Netflix’s neo-noir crime film ‘Reptile,’ directed by Grant Singer, takes the audience on an intriguing journey through the case of Summer Elswick’s murder. After a young real estate agent dies, Tom Nichols, a seasoned homicide detective, investigates her death. Will Grady, Summer’s boyfriend, comes out on top as the obvious suspect, yet as the case unfolds, Tom realizes the truth is much more convoluted than he could begin to imagine.
The film tentatively unfolds Summer’s case, with the audience accompanying Tom in his investigation. By doing so, the narrative provides the same information to the audience as it does to Tom and encourages the former to solve the crime alongside the leading detective. Therefore, the film’s ending likely threw some viewers in for a loop with its complex conclusion. If so, here is everything you need to know about the ending of ‘Reptile.’ SPOILERS AHEAD!
Reptile Plot Synopsis
Summer Elswick and her boyfriend, Will Grady, are both in the real estate industry, with ups and downs in their relationship like any other. However, one night, Will finds his girlfriend dead at Whitcomb, an open house, with multiple stab wounds and a knife deeply jammed in her pelvis. Afterward, Captain Robert Allen arrives at the scene with Tom Nichols, who is heading the investigation alongside Officer Dan Cleary. Although Will cooperates with the police with his statements and interrogation, Tom remains suspicious of the man.
Afterward, forensics find that Summer’s body displays signs of recent intercourse prior to her death with semen on her person. Furthermore, they find an old Calcimine paint imprint on her palm, blonde hair strands, and CCTV footage of a Chrysler Imperial car. Tom also learns that Summer has a husband, Sam Gifford, whom she’s separated from but not divorced. The information comes from Will, who also clears up that the repeated lack of commissions on Summer’s estate sales is only a tax avoidance tactic.
As such, even though it appears Summer didn’t make much money on numerous houses, she actually has 70 grand to her name on paper. Meanwhile, a strange man tries to make trouble for Will and his mother, Camille. Consequently, at Summer’s funeral, Will shares the story about the stranger Eli Phillips’ lifelong grudge against the Gradys with the detective. When Tom follows up on it, he discovers that Eli visited Whitcomb the night of Summer’s murder and claims to have done so to take Will down, asserting that he’s a crook and a murderer.
Simultaneously, one of Summer’s friends, Renee, reveals that Summer was still seeing her husband, Sam, before she died. However, Renee withheld the information because her ex was in business with Sam, dealing heroin and coke, and didn’t want her to talk to the cops about his business partner. Just in time, the DNA results return from Summer’s corpse, confirming the semen to be Sam’s, further incriminating him.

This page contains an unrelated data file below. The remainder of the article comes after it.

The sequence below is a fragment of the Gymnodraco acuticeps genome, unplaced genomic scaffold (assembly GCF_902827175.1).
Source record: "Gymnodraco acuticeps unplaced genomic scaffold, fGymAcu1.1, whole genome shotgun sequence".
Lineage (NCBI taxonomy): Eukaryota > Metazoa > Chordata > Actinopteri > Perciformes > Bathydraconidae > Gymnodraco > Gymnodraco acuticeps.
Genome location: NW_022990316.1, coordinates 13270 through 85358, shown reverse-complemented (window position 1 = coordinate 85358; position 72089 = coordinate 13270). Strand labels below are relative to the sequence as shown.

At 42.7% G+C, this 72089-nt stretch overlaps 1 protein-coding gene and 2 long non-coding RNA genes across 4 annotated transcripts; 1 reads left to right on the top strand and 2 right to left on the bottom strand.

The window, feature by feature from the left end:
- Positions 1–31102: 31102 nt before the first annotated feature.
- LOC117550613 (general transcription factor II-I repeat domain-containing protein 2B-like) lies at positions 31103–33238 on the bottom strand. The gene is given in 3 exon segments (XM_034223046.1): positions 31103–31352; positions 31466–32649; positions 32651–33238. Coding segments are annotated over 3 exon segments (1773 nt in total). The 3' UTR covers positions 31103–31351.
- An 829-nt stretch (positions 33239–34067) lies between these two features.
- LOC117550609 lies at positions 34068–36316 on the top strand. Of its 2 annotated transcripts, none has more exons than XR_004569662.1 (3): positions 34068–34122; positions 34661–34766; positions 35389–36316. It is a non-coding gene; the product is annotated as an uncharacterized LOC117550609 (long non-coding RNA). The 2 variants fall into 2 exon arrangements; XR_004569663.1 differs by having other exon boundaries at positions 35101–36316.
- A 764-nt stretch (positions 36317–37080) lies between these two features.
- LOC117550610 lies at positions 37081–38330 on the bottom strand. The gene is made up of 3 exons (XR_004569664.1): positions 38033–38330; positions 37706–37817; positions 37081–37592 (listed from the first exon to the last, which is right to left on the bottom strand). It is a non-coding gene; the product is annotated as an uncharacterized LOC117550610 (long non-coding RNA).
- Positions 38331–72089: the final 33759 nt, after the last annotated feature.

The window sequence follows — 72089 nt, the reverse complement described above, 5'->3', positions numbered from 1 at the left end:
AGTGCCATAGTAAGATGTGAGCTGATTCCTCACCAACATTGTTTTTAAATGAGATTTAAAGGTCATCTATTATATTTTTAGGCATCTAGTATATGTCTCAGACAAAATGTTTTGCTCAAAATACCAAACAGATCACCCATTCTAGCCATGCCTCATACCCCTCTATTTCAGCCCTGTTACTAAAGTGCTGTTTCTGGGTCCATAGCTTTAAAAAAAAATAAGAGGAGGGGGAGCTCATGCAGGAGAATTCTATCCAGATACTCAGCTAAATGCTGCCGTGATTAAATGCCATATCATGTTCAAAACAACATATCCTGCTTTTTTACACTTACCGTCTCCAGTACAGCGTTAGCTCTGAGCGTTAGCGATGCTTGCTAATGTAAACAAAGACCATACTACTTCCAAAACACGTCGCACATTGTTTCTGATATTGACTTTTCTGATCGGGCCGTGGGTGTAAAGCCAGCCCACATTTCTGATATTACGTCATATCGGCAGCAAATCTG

As a result, the police surround Sam’s place of residence, with Cleary and Tom entering his house. Although they attempt to keep the interaction calm and collected, once Sam realizes he’s getting arrested, he makes a run for it with Cleary’s weapon, open firing. As such, when Tom follows after him with his own gun, the ensuing confrontation ends with Tom accidentally killing Sam.
Nevertheless, the police find large amounts of heroin at Sam’s place, closing Summer’s death case, with Sam as the murderer. Even though the same sets Tom on course for receiving a medal of valor for saving Cleary’s life, the detective can’t shake off the feeling of something being wrong. Consequently, Tom continues investigating the case, with Allen’s permission, but to no avail. That is, until his paths cross with Eli again, changing his entire perspective on the case.
Reptile Ending: Who Killed Summer?
When Summer Elswick’s murder seemingly gets solved halfway through the movie, the audience, like Tom Nichols, remains suspicious. Therefore, when Eli re-enters the narrative in his own weird way, it brings new information to the table. After learning about a young man, Rudi Rackozy, getting arrested for drug trafficking on the news, Eli makes an unexpected connection that puts everything in perspective.
Instead of reaching Tom a regular way, Eli snoops around his house and finds himself face-to-face with Tom’s wife, Judy, and her gun. Afterward, Tom returns home after checking out a breaking and entering call from the Gradys’ business— likely done by Eli to confirm Rackozy’s employment with them. The detective sends Eli to the police for putting his wife in danger, unwilling to listen to the strange man’s claims. Yet, Eli manages to covertly leave a thumb drive behind.